Every second holiday season, my wife and I make the journey south to enjoy the company of friends and family in historic Roswell, GA and hip Midtown, Atlanta, GA. I look forward to every trip south, but this trip always bring multiple opportunities to dive head-first into Atlanta's beer culture because friends and family are more willing to sample and indulge.
I began my dive with my brother-in-law, Jamey, in the comfort of my mother-in-law's home with a beer I have always wanted to try, Wake n' Bake Oatmeal Coffee Stout from Terrapin Brewing Company. I love stouts and this beer delivered on all its advertised hype. It poured a pure oil black with ruby red highlighting. With my mouth absolutely salivating, I sampled with utter delight. The taste profile began with an initial flood of coffee that subsided to leave a hint of chocolate and bitterness. The oatmeal created a silky, creamy mouthfeel, which bordered on divine. This is one of finest constructed stouts that I have had the chance to taste.  
The second wave of my sampling occurred in Little Five Points, a section of Atlanta that is east of downtown. We began the day with at The Wrecking Bar. As we entered, I was transported back 300-400 years to medieval tavern (minus the leather sofas). There was beautiful hardwood floors and exposure brick on the walls. Granite and brick columns added both support for the second floor and ambience to the downstairs bar. We decided to start with a sampling tray of eight beers. All the samples were very delicious, but the Jemmy StoutVictor Squared IPA, and Golden Nelson Ale were the stand-outs. After we had completed the tray, we had the opportunity to speak with the brewmaster, Bob Sandage, which was a true delight. He was very nice and extremely knowledgeable about his beer. If you ever find yourself in Atlanta, the Wrecking Bar is a must stop - it will not disappoint.
Feeling great, Jamey and I walked two minutes to a very hipster section of Little Five Points to the Porter Beer Bar. Every time I have been to the Porter the draft list is amazing and this visit was no different. After contemplating for far to long, I settled with the Moonraker Ale from JW Lees Co. and Brewers. It was a very interesting take on the winter warmer style with hints of gingerbread and cinnamon with a very delicious tart finish. My second and final beer was the collaboration blend of seven different beers from three New York breweries: Shmaltz Brewing CompanyCaptain Lawrence Brewing, and Ithaca Beer Company. This beer is easily one of the best beers I have ever had the opportunity to drink with its dark fruit-figgy quality interwoven with deceptively sour notes.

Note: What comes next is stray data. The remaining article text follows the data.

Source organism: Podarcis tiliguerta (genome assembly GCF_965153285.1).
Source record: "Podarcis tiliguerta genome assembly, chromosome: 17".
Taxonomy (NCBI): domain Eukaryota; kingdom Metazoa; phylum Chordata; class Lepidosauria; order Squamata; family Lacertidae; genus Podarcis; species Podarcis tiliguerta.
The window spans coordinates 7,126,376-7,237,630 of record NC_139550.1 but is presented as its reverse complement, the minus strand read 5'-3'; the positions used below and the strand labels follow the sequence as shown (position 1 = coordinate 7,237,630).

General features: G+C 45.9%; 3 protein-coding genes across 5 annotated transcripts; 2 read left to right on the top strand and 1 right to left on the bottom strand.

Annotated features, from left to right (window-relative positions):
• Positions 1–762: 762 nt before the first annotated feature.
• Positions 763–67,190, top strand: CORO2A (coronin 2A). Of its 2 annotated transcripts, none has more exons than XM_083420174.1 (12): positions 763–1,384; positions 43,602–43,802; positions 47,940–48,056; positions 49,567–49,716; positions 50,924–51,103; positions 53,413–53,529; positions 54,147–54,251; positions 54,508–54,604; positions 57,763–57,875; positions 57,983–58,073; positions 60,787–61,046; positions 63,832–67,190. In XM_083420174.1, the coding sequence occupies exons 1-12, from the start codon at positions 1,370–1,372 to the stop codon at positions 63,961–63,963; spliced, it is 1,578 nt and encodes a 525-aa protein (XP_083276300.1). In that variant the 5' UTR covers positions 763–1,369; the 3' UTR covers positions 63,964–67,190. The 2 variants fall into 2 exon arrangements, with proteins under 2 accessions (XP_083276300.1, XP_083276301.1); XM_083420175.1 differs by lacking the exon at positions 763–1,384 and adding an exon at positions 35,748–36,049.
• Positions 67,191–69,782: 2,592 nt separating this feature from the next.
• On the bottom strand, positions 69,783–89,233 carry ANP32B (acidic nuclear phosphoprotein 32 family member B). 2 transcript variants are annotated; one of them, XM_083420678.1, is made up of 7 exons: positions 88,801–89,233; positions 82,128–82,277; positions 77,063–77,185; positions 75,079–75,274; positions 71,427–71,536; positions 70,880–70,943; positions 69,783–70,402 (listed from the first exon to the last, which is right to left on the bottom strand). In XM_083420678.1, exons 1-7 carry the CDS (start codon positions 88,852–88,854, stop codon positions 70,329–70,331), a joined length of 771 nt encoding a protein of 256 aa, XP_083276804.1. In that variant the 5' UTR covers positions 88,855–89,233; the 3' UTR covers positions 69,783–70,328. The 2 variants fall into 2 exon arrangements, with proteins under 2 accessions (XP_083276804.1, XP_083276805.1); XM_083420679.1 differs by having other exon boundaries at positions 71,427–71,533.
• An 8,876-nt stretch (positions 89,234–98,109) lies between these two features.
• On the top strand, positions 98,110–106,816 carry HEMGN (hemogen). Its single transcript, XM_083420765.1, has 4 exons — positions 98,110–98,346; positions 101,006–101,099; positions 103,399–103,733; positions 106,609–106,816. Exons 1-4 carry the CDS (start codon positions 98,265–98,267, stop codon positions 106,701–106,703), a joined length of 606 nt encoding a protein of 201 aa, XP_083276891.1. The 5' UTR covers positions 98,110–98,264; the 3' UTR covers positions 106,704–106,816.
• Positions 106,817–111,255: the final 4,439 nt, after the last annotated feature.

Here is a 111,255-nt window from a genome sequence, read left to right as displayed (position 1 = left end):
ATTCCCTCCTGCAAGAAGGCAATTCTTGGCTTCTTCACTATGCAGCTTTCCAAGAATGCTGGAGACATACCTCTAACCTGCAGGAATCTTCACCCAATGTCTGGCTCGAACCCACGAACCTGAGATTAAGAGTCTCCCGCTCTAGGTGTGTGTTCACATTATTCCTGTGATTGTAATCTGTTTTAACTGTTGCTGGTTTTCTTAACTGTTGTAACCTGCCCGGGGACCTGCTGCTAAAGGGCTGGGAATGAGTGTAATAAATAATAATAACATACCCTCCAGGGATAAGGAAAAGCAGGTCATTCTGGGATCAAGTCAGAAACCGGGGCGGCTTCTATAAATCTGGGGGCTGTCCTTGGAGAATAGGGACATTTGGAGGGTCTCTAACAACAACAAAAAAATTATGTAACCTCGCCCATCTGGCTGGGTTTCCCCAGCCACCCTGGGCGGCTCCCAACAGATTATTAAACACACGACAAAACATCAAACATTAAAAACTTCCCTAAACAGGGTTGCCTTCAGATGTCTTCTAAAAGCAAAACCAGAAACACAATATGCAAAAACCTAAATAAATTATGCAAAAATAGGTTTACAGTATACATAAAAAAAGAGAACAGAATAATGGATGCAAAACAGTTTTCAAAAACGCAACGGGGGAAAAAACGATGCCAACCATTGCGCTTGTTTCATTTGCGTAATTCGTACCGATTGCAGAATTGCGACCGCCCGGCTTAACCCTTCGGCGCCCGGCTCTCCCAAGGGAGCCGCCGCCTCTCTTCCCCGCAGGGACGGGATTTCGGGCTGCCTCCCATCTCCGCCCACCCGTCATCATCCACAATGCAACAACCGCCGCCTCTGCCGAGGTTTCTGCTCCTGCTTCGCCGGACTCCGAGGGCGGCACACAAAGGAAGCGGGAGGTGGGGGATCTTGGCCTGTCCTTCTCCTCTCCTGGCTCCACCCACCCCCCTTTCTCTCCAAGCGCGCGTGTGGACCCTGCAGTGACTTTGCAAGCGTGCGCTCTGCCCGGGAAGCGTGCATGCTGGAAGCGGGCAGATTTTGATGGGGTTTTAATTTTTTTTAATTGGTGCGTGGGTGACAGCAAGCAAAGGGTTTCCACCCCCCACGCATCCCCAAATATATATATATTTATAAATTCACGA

To complete this amazing beer day, we stopped off at Hop City Beer and Wine. This was my third visit to this store, but Jamey's first and he was blown away by the tremendous selection of domestic and import craft beer and the quality of beer available at their "Growlertown". The haul this time was full of Russian Imperial Stouts from Scandinavia with a single from both New Zealand and Germany.

Throughout the remainder of the week, cool family outings took place culminating with The Roswell Ghost Tour. Following these great events, Jamey, my wife (and his sister), Emily, their step-brother Chris and my father-in-law, John ventured to a local Taco Mac. Everytime I go to Taco Mac, I always think, we don't have anything like this in Boston! Taco Mac is a family-friendly bar beer with good bar food and a great beer list. Throughout the multiple discussions, appetizers, yelling at Brian Kelly and Notre Dame Football, I sampled: Duck Rabbit Porter, Fort Collins Brewery Double Chocolate Stout, and Highland Brewing Company's Oatmeal Porter.

What follows is all the beer I had the opportunity to sample, Oh buddy!:

Bell's Brewery: Best Brown
Bierbrouwerij Grand-Cafe Emelisse: Triple IPA
Brooklyn Brewery: Brown AleThe Companion
Duck Rabbit Craft Brewery: Porter
Fort Collins Brewery: Double Chocolate Stout
Harvieston Brewery: Ola Dubh Special Reserve 18
He'Brew (Shmaltz Brewing Company): Genesis 15:15Geektoberfest
Highland Brewing Company: Oatmeal Porter
Jacob Leinenkugel Brewing Company: Brown AleHoney WeissBig Eddy (2011)Creamy Dark
JW Lees Co. and Brewers: Moonraker Ale
Kona Brewing Company: Pipeline Porter
Lazy Magnolia Brewing Company: Southern Pecan
New Belgium: 1554 Black AleRanger IPA
Scuttlebutt Brewing Company: Tripel 7
Sierra Nevada Brewing Company: Celebration Ale
Southern Tier Brewing Company: Creme Brulee Imperial Milk Stout
Sweetwater Brewing Company: 420 Pale AleFestive AleHappy Ending Stout
Terrapin Brewing Company: Wake n' Bake StoutMoo-Hoo StoutSo Fresh and So Green GreenRye
Victory Brewing Company: Headwaters Pale Ale
Wild Heaven Craft Beers: InvocationOde to Mercy
Wrecking Bar: BaDunkeldonkColin's Wee HeavyGolden NelsonHale Street HefeweizenJemmy StoutVictor IPAVictor Squared